standard. So in response to having our hands slapped, we as inventors and
engineers have shied away from a world where we would be called upon to
justify what we are up to. In other words, be held to the same
accountability standards that any other organizations (public or private)
are held to. We also see there is a way by creating these standards that
can have power in the mortal's world as well. And acceptance as really
"special" geeks. That's why a lot of the IETF is operating the way it is
now. Or at least that's my take on it.
To further this a bit, I also want to say we are at a point I think, where
this does not fly anymore. It's too complex to keep the boilerplate out
the way; & the impact is much greater now. Because of these factors
it is time the IETF and IESG woke up and smelled the coffee as well as
to not only acknowledge but function with these realities in mind.
The bottom line is that it's time for the ISOC family of
organizations to become culpable for their actions and to put in place a
level playing field for all.
The current problem the world faces is that an Internet Standard is
potentially worth billions of dollars. (see local exchange rates for
value in your own currency) and this now is a serious issue. It taints
that the IETF does and participates in.
And so in closing this rant I think its time to acknowledge that we need
evolve a more formal and more user-participatory method of managing the
organizations. If the bodies are not there, then we need to recognize
that it's because we have failed in making this something that the average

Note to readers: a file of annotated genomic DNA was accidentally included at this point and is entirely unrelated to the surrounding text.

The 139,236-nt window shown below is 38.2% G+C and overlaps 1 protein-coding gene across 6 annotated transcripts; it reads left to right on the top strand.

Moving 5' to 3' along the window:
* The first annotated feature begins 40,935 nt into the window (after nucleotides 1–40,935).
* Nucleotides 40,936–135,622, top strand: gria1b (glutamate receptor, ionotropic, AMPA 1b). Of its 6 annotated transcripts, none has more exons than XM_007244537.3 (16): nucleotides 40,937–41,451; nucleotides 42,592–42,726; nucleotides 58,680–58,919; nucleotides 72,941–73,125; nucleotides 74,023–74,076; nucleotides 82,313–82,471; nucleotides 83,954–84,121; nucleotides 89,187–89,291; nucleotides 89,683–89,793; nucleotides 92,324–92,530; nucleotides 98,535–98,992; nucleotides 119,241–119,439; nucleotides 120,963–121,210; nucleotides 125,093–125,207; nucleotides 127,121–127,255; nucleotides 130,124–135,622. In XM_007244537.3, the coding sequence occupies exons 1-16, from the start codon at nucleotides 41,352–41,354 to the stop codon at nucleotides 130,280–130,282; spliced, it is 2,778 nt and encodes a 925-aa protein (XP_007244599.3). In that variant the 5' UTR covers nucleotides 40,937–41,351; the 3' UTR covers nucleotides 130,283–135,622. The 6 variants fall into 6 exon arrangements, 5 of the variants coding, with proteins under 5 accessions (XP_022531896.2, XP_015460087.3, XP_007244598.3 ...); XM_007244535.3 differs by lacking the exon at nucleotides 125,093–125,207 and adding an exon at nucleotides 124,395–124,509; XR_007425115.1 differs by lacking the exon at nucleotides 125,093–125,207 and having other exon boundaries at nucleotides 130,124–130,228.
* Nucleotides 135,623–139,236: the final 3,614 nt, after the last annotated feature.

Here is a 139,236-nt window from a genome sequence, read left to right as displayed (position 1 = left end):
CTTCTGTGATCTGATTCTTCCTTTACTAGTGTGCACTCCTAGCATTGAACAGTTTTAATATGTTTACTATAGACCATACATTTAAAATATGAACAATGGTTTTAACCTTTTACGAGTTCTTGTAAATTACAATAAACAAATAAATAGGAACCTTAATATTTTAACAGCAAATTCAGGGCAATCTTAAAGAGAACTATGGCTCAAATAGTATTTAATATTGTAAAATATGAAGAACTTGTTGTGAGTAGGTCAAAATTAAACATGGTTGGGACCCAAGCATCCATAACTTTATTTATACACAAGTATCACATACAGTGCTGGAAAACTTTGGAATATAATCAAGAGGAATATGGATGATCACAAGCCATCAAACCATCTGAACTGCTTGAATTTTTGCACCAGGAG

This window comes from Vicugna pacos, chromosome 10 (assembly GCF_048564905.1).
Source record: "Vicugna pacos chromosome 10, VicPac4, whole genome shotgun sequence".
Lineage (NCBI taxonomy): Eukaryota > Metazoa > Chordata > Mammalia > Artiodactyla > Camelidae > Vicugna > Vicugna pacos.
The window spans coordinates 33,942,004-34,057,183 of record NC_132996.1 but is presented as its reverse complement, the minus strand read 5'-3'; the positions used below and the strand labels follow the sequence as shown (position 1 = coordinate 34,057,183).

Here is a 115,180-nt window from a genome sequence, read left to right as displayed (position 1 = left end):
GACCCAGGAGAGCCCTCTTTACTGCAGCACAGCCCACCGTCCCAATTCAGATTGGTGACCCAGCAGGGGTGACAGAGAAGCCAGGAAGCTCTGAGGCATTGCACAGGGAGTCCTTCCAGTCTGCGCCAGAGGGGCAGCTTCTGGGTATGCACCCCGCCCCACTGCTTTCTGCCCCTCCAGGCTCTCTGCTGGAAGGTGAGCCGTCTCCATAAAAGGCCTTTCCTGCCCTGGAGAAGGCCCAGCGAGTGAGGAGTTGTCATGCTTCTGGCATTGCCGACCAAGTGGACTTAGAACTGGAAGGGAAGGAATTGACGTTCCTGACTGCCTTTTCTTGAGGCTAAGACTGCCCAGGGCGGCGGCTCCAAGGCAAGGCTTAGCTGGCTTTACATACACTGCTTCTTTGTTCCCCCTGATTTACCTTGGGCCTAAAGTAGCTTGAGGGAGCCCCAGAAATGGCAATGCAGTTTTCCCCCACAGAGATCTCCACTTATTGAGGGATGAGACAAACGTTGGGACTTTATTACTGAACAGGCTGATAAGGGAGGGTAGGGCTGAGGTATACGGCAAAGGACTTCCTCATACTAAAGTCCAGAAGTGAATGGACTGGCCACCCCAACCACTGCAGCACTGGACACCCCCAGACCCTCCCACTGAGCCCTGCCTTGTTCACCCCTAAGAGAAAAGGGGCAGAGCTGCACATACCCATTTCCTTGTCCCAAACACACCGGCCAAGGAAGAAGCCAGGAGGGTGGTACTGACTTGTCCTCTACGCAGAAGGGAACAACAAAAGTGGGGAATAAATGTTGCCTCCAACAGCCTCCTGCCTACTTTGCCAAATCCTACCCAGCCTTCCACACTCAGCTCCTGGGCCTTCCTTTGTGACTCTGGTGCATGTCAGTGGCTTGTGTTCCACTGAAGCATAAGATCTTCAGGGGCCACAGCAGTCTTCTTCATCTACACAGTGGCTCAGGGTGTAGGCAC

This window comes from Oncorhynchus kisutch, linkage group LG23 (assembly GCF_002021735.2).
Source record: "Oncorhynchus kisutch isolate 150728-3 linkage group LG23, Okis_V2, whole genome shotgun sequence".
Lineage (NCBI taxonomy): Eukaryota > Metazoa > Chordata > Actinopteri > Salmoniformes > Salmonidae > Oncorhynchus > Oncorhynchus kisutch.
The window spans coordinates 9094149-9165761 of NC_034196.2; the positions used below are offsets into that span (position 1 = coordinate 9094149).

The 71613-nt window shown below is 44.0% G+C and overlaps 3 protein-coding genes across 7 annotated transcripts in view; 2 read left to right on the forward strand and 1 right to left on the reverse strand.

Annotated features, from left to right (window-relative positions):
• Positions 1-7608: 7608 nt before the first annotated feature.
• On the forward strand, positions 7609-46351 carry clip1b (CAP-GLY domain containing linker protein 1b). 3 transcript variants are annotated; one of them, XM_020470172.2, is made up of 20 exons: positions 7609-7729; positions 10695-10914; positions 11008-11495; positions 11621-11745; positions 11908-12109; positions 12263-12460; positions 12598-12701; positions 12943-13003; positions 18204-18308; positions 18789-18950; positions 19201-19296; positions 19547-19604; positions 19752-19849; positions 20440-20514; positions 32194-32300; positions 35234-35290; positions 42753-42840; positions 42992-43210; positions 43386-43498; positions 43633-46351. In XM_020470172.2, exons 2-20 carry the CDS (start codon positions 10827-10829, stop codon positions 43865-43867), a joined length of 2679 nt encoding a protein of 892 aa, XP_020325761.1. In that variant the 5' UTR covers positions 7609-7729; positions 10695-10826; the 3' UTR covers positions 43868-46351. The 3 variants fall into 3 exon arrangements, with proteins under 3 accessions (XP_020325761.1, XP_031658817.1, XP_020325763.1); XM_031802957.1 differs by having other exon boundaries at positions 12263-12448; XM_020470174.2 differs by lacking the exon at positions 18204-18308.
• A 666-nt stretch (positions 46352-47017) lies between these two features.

participant could understand and work with, and that's our shortcoming,
the rest of the world's.
----- Original Message -----
From: "james woodyatt" <jhw(_at_)wetware(_dot_)com>
To: "Harald Tveit Alvestrand" <harald(_at_)alvestrand(_dot_)no>
Cc: "todd glassey" <todd(_dot_)glassey(_at_)worldnet(_dot_)att(_dot_)net>;
Sent: Tuesday, April 16, 2002 11:06 AM
Subject: Re: How many standards or protocols...
On Monday, April 15, 2002, at 10:34 PM, Harald Tveit Alvestrand wrote:
[...] I'd like to hear the IETF community's input on the topic. [...]
This is a matter of politics, philosophy and economics (PPE). Asking
engineers to comment on such things is nice-- we're so often left out of
Here's what I think: asking this question is like asking, "how many
units of currency and instruments of payment does the world need?" The
answer depends on your theories of PPE.
If I could measure the "sovereignty" of the IETF as a political
organization, I'd say it's a function of 1) the value of the networks
defined by the standard protocols it has produced to the present, and 2)
the forecasted increase in value derived from the standards the world
expects it will produce in the future.
The obvious (but meaningless) answer is "as many as needed".
Please allow me to speculate that what the Chair meant to say was "as
many or as few as will serve to optimize the present and future value of
The more interesting question is whether the IETF process is well suited
to finding the right number of standards or protocols for any given
purpose. On *that* subject, I will demure to wiser and older hands than
myself. For now, anyway.
j h woodyatt <jhw(_at_)wetware(_dot_)com>